Europe’s race to build a sustainable battery supply chain

As Europe strives to decarbonise its economy, it faces the monumental challenge of transforming its fossil-based infrastructure into a carbon-free system. Central to this effort is the development of a robust and sustainable battery supply chain. A new report by Transport & Environment (T&E) provides a comprehensive analysis of the progress made and the hurdles that remain in building this crucial sector.
A meticulously detailed map of Europe showcases industry developments in planned battery cell capacities exceeding 2GWh for 2030. Notable locations include Germany (385 GWh), France (196 GWh), and the UK (12 GWh). These key sites contribute to a total capacity of up to 1.7 TWh, driving the future of Electric Vehicles.
Source: Transport & Environment

Key Findings of the Report

The report highlights significant potential for Europe to become self-sufficient in battery production by 2026. However, it also identifies that over half of the gigafactory plans in Europe are at risk of being delayed or cancelled. This is a slight improvement from the previous year, where nearly two-thirds of plans were at risk.

Self-Sufficiency and Climate Benefits Europe has the potential to manufacture most of its demand for key components such as cathodes and materials like lithium by 2030. Onshoring the battery supply chain could lead to a 37% reduction in carbon emissions when using the EU grid, with potential reductions doubling to 62% if relying on predominantly renewable energy sources.

Risks and Uncertainties Despite the progress, many announced projects remain uncertain. Stronger government action is required to ensure these plans materialise, particularly in a fiercely competitive global market. The report stresses the need for maintaining investment certainty, providing EU-level investment support, and implementing stronger ‘Made in EU’ provisions.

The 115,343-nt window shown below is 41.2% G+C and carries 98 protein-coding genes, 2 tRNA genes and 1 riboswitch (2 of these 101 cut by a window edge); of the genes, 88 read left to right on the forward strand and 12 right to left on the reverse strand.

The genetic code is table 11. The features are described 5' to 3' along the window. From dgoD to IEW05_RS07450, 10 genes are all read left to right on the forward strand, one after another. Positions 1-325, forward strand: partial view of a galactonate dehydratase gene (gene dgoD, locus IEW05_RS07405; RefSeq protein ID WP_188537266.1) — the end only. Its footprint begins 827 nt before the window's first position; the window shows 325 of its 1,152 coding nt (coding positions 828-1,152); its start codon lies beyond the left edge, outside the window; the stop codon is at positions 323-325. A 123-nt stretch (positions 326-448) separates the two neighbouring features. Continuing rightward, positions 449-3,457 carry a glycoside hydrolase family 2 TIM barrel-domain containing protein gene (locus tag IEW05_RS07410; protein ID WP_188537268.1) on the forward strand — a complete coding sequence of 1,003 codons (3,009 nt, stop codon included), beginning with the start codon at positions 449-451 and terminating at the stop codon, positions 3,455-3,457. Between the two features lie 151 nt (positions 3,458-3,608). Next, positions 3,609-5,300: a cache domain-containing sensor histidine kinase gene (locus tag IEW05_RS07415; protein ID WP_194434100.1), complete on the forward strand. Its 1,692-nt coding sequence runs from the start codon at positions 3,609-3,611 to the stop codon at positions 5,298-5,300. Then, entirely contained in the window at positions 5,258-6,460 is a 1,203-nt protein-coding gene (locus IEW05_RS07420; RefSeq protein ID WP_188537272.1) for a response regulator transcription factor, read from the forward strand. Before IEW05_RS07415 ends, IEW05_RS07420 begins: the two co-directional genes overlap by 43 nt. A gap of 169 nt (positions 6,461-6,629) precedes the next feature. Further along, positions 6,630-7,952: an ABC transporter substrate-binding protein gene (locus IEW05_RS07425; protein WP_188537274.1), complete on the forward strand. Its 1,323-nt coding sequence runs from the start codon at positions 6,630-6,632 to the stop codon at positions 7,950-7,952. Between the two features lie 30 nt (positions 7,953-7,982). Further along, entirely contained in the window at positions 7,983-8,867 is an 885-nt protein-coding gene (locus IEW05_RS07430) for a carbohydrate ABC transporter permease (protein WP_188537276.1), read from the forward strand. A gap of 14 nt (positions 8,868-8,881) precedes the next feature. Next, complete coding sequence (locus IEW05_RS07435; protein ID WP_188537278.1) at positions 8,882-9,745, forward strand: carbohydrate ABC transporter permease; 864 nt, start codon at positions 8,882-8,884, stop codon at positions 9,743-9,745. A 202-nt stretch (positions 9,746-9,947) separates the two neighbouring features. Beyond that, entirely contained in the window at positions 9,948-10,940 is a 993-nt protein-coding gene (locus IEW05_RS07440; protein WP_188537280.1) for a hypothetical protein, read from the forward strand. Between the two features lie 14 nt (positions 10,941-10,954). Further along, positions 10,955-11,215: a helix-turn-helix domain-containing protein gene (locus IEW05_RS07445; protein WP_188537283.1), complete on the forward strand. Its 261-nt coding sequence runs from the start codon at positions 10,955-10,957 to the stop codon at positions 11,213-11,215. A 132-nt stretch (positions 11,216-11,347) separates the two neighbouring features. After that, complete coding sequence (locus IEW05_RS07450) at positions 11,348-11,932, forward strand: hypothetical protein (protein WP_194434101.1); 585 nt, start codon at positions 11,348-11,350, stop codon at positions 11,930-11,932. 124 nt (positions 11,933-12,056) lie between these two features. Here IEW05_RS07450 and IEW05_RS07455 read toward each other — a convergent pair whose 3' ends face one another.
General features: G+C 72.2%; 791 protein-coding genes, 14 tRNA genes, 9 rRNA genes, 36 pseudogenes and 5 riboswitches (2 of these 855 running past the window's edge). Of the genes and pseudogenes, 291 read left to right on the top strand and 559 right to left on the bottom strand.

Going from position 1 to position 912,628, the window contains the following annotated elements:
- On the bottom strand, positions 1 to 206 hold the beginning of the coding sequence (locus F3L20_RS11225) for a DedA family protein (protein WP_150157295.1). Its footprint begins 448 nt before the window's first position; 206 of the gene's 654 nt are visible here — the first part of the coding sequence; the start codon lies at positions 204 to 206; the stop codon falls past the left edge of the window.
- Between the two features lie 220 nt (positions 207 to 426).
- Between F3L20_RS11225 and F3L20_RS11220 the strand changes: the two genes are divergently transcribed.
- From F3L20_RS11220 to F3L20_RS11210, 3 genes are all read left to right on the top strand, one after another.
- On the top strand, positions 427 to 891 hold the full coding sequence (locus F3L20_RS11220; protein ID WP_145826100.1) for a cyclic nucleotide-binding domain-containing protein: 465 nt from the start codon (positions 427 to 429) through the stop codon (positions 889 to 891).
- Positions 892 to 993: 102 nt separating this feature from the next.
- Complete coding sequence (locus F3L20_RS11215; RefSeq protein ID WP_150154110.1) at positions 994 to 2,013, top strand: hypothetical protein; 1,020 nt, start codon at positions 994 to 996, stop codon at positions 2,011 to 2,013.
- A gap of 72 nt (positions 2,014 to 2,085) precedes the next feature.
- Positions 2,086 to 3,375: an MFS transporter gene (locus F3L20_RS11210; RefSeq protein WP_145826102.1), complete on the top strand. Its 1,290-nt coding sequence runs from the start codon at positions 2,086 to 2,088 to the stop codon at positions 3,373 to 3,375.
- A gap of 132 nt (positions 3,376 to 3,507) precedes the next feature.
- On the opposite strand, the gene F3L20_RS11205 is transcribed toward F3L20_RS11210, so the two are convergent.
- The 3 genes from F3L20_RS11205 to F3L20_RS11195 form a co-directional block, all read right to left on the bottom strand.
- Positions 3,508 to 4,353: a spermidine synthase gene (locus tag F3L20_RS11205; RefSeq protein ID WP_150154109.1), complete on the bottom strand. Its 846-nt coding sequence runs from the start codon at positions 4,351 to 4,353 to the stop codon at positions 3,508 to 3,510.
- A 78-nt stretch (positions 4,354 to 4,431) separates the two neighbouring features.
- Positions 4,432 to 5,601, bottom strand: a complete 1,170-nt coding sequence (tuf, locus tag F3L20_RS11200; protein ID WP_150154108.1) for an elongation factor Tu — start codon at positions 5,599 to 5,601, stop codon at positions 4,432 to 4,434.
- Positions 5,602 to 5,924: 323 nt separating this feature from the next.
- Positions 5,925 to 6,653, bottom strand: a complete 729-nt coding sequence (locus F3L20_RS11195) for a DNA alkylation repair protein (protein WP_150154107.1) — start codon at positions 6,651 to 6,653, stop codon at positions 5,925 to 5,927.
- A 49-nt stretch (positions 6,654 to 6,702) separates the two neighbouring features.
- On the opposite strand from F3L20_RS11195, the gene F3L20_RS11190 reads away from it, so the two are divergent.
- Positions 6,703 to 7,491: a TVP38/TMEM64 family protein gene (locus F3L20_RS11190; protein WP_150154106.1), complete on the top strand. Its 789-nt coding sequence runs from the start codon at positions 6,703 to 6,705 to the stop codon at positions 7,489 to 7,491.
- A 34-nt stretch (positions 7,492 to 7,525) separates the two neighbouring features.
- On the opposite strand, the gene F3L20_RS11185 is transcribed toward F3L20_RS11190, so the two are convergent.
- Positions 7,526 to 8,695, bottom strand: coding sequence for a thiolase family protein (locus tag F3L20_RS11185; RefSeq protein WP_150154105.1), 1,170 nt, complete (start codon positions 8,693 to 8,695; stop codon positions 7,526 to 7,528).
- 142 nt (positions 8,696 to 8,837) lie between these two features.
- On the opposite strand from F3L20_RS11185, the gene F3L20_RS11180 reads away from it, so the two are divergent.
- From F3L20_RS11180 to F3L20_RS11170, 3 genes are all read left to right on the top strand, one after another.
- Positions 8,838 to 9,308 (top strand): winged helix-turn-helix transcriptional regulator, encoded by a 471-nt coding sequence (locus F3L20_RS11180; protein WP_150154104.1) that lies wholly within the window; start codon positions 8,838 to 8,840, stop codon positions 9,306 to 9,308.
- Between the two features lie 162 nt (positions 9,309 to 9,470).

Planned Battery Cell Capacities in Europe

Europe’s battery cell capacity is set to grow significantly by 2030, with 54 gigafactories announced across the continent. These include new projects such as Prologium in France, TATA Group in the UK, and Finnish Minerals Group, among others. The estimated capacity from these projects totals around 1,725 GWh, sufficient to power 13.6 million electric cars.

Recent Developments Since T&E’s last assessment, several projects have progressed. ACC in France and Inobat in Slovakia have commenced production, while Northvolt has begun constructing its second battery cell production plant in Germany. However, some projects, such as those by Freyr and Volkswagen’s PowerCo, have been downgraded or delayed.

Geographical Distribution France, Germany, and Hungary have made the most progress in securing battery cell production capacity. In contrast, Finland, the UK, Norway, and Spain have higher shares of capacity at risk.

Midstream Challenges

The report also identifies significant gaps in the development of cathode active materials and precursors. While some commercial production has started, such as by Umicore in Poland and BASF in Germany, many announced projects are still in early stages and face uncertainty.

Raw Materials and Recycling

Europe’s potential to achieve self-sufficiency in battery minerals like lithium and nickel is promising, with several refining projects in the pipeline. However, many of these projects are still developing, and Europe remains dependent on global supply chains. The report underscores the importance of scaling up recycling capacities to reduce reliance on virgin materials and support a circular economy.

Policy Recommendations

To secure its position in the global battery market, the report recommends:

  • Maintaining ambitious car CO2 targets to provide market certainty.
  • Strengthening local manufacturing policies with robust sustainability requirements.
  • Enhancing EU-wide investment support, particularly for midstream activities like cathode production and raw material processing.


The report concludes that while Europe has made notable strides in developing a local battery supply chain, significant challenges remain. Achieving a sustainable and resilient battery industry will require concerted efforts from governments, industry stakeholders, and international partners. The next steps for the European Commission and Parliament will be crucial in ensuring Europe does not fall behind in the global battery race.

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